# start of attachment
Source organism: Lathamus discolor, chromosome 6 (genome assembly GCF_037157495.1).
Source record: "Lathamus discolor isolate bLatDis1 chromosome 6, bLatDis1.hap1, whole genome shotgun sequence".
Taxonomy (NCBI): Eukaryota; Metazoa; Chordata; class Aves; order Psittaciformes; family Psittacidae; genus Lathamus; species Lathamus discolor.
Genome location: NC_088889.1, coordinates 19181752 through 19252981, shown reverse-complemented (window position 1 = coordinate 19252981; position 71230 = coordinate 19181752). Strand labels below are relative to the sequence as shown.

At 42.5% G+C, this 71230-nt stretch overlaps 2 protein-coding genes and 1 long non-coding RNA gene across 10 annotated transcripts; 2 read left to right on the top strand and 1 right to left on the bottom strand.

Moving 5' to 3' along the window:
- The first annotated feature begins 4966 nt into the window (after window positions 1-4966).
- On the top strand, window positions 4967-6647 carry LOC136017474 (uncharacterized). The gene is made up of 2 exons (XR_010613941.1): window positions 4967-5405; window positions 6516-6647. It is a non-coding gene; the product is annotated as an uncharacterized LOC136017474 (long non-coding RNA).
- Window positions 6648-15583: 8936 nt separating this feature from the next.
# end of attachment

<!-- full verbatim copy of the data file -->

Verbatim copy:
Source organism: Lathamus discolor, chromosome 6 (genome assembly GCF_037157495.1).
Source record: "Lathamus discolor isolate bLatDis1 chromosome 6, bLatDis1.hap1, whole genome shotgun sequence".
Taxonomy (NCBI): Eukaryota; Metazoa; Chordata; class Aves; order Psittaciformes; family Psittacidae; genus Lathamus; species Lathamus discolor.
Genome location: NC_088889.1, coordinates 19181752 through 19252981, shown reverse-complemented (window position 1 = coordinate 19252981; position 71230 = coordinate 19181752). Strand labels below are relative to the sequence as shown.

At 42.5% G+C, this 71230-nt stretch overlaps 2 protein-coding genes and 1 long non-coding RNA gene across 10 annotated transcripts; 2 read left to right on the top strand and 1 right to left on the bottom strand.

Moving 5' to 3' along the window:
- The first annotated feature begins 4966 nt into the window (after window positions 1-4966).
- On the top strand, window positions 4967-6647 carry LOC136017474 (uncharacterized). The gene is made up of 2 exons (XR_010613941.1): window positions 4967-5405; window positions 6516-6647. It is a non-coding gene; the product is annotated as an uncharacterized LOC136017474 (long non-coding RNA).
- Window positions 6648-15583: 8936 nt separating this feature from the next.